United Arab Republic
In this article, we shall discuss the formation and then breakup of the United Arab Republic. We shall examine the makeup of the UAR by examining the geopolitics of the Middle East, domestic politics within Egypt and Syria, as well as international relations between the two states, and other countries in the region.
Ideological Underpinnings of the United Arab Republic
In order to understand the formation of the United Arab Republic, it is critical to understand the ideological and political foundations of the Egyptian leader at the time, Gamal Abdel Nasser. Nasser was a strong advocate of Arab nationalism and Arab unity. Nasser’s message was one of highlighting Arab unity and culture, focusing less on Western culture, but rather, showing that Arab history had offered significant contributions to the world. Thus, it was important for Nasser to highlight Arab identity in Egypt and the Middle East. Thus, for example, in 1956, Nasser, the Revolutionary Command Council and the Free Officers wrote into the Egyptian constitution that Egypt was an Arab state. In addition, Nasser became an active leader in international relations, working with other Arab leaders with regards to regional cooperation, as well as “interfer[ing] in the political affairs of other Arab countries” (Cleveland & Bunton, 2013: 292).
Thus, the idea of a unified Arab state was something that enticed Nasser, and that seemed to be along the lines of his message of Arab unity and Arab Nationalism. Thus, “[t]he creation of the United Arab Republic (UAR) in early 1958 appeared to be a major step along the road to Arab unity. The UAR was a total union of Syria and Egypt into a single state” (Cleveland & Bunton, 2013: 292).
Formation of the United Arab Republic
The reason for the United Arab Republic was not only because of Nasser’s emphasis on pan-Arab unity, but it also came about as a result of domestic political developments in Syria. Having elected anti-French leaders in the 1940s, the Ba’th Party who was in power in the late 1950s was concerned about a Communist political movement in the country possibly taking them out of power. Thus, by asking Nasser to joint with Syria as the United Arab Republic, they hoped to stop the communist influence, and all the while, keep their own influence, and be able to stay in power. Shortly after, the United Arab Republic was announced (Cleveland & Bunton, 2013: 292).
However, the creation of this new United Arab Republic was not a smooth transition between Egypt and Syria. Part of this was because of the domestic turmoil within Syria itself. They seemed to feel but little choice in making this political union with Egypt. And Nasser, who was a strong advocate of Arab unity, saw this as a great example of his ideas put into practice, and could not turn down what the Syrian leaders were proposing (Cleveland & Bunton, 2013: 292).
However, as the UAR developed, it becomes clear that the Syrian leadership would not having primary, or equal control of the state. In fact, “Egypt quickly became dominant.” The Syrian leaders who had requested the merger found themselves forced to live in Cairo, from where they exercised little influence on events in their homeland. Nasser, who became the first president of the UAR, simply imposed on Syria the single-party military regime that had worked so well in Egypt. Egyptian military and civilian personnel streamed into Syria, replacing their Syrian counterparts in several important functions…” (Cleveland & Bunton, 2013: 292).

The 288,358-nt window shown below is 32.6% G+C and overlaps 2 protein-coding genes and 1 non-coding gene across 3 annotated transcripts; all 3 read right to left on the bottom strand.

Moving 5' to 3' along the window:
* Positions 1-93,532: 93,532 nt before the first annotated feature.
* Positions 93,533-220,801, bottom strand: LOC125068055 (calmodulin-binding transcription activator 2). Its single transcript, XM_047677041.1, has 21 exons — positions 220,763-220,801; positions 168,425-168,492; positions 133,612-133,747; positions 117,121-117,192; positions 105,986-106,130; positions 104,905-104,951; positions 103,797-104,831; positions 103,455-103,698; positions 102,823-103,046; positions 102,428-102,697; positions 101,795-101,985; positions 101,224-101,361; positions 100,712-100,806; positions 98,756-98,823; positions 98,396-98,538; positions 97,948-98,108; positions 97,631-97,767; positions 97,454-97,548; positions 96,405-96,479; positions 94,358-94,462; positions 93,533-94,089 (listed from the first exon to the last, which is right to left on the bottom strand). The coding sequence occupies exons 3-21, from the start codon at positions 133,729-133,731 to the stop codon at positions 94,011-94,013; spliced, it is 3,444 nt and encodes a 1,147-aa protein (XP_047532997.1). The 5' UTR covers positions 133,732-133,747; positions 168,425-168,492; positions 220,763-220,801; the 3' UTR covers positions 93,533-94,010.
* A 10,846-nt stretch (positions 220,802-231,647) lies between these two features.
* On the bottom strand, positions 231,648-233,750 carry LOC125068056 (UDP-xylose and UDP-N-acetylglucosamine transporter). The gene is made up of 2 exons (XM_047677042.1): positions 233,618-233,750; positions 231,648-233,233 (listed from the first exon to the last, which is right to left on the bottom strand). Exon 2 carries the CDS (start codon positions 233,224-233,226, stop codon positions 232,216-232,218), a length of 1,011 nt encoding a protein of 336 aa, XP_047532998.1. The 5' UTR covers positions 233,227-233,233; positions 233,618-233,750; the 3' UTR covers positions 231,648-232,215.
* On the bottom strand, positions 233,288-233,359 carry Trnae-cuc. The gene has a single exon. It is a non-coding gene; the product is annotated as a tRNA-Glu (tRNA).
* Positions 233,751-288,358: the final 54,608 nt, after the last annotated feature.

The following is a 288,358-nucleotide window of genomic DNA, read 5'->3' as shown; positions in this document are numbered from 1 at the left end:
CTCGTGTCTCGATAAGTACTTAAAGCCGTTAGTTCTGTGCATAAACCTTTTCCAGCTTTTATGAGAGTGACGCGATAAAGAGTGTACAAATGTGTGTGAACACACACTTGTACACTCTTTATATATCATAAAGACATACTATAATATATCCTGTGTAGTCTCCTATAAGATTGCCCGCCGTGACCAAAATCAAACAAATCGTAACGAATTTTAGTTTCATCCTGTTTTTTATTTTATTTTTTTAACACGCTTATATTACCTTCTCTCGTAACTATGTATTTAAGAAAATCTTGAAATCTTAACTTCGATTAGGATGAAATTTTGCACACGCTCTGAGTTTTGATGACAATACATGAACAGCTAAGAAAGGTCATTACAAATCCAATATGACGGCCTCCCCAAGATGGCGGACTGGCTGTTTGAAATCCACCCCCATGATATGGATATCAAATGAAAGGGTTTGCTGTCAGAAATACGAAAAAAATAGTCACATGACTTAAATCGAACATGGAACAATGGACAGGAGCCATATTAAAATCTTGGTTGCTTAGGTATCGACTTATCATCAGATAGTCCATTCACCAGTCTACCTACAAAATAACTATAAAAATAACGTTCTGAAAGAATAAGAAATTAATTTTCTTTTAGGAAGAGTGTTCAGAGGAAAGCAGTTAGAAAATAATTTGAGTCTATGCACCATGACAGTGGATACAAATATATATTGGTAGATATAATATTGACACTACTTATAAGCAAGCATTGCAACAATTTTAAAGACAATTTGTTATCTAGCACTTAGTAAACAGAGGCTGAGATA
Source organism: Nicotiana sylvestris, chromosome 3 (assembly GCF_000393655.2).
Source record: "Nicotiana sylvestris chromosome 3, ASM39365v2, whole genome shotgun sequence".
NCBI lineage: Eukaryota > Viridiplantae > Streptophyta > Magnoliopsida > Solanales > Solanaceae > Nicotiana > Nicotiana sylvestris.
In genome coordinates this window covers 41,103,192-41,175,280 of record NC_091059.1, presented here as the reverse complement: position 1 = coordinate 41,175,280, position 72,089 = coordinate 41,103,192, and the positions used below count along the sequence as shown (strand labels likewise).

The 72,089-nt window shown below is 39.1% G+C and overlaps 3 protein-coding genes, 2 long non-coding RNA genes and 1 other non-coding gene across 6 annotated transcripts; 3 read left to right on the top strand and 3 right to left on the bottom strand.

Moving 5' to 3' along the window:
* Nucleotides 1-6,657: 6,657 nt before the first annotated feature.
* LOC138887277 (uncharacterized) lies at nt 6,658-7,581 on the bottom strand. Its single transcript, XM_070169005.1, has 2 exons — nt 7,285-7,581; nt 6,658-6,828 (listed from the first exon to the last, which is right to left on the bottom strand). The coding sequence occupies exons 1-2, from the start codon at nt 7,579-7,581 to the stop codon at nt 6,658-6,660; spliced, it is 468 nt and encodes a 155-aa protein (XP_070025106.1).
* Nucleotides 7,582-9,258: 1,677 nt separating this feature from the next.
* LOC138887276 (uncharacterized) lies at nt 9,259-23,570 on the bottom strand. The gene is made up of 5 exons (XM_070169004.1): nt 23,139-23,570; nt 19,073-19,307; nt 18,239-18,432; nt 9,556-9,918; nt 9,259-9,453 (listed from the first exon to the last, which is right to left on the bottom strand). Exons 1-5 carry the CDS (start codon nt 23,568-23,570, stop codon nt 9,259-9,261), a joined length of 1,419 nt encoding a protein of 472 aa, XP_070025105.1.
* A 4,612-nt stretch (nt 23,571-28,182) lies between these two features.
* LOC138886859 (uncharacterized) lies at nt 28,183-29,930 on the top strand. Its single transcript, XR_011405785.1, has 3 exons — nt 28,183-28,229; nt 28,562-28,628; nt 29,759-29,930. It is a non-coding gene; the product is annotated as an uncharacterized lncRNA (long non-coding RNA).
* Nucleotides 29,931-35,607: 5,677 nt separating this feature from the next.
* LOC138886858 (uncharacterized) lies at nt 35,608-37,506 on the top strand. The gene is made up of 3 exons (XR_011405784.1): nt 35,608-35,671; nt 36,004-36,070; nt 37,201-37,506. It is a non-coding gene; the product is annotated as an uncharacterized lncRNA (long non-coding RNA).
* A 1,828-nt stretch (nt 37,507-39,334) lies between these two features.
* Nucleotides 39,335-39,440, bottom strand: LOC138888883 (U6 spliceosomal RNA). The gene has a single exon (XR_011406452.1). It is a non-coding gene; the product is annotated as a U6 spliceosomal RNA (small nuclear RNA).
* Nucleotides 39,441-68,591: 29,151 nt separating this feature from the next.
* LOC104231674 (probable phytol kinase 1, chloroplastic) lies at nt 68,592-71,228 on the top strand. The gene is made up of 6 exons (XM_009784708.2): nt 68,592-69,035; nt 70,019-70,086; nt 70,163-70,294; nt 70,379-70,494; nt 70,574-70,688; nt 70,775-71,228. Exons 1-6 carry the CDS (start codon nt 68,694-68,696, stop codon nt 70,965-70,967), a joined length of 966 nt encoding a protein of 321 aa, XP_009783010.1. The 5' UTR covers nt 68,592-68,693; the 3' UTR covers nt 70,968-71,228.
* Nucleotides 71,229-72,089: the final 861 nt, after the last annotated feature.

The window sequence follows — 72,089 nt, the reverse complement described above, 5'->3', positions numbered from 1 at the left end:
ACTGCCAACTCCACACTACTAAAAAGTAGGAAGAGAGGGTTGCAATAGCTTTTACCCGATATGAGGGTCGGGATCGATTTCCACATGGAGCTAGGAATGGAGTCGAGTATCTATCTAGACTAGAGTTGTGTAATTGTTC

End of the United Arab Republic
In September of 1961, the Syrian leadership officially ended the United Arab Republic with Nasser and Egypt. There are many factors that may have had some part in the ending of the union between Egypt and Syria.
According to scholars,
“[o]ne unforeseen result of the new Arab socialist laws in Egypt [(which included the July 1961 laws implemented by Nasser’s government)] was Syria’s secession from the United Arab Republic in late September 1961. Many explanations have been given for this breakaway: intrigues by other Arab regimes (especially Jordan) or by foreign powers, the low salaries paid [to] UAR government officials and military officers relative to what Syrians had been used to getting, Syrian resentment over the imperial attitudes of many Egyptians working in Syria (especially their chief Abd al-Hakim Amir, who was Nasir’s right hand man), several years of poor harvests (hence higher food prices), and disillusionment with Arab nationalism once it became clear that Iraq and other oil-rich countries would not join the United Arab Republic” (Goldschmidt, 2004: 137).
For example, by Nasser eliminated Syrian political parties, this upset many political elites in the country. In addition, his land redistribution also upset those powerful landowner families in the country (Cleveland & Bunton, 2013: 292).
But while this hurt Nasser’s reputation as trying to keep a unified Arab state, something he advocated for in his pan-Arab philosophy, he nonetheless continued to argue for the importance of Arab nationalism, and was still active in the domestic politics of other states in the region, even if some of the actions (such as his support of the military overthrow in Yemen in 1962) caused tension between Egypt and the Saudi Arabian leadership, for example (Cleveland & Bunton, 2013: 292-293).
Cleveland, W.L. & Bunton, M. (2013). A History of the Modern Middle East. Boulder, Colorado: Westview Press.
Goldschmidt Jr., A. (2004). Modern Egypt: The Formation of a Nation State, Second Edition. Boulder Colorado, Westview Press.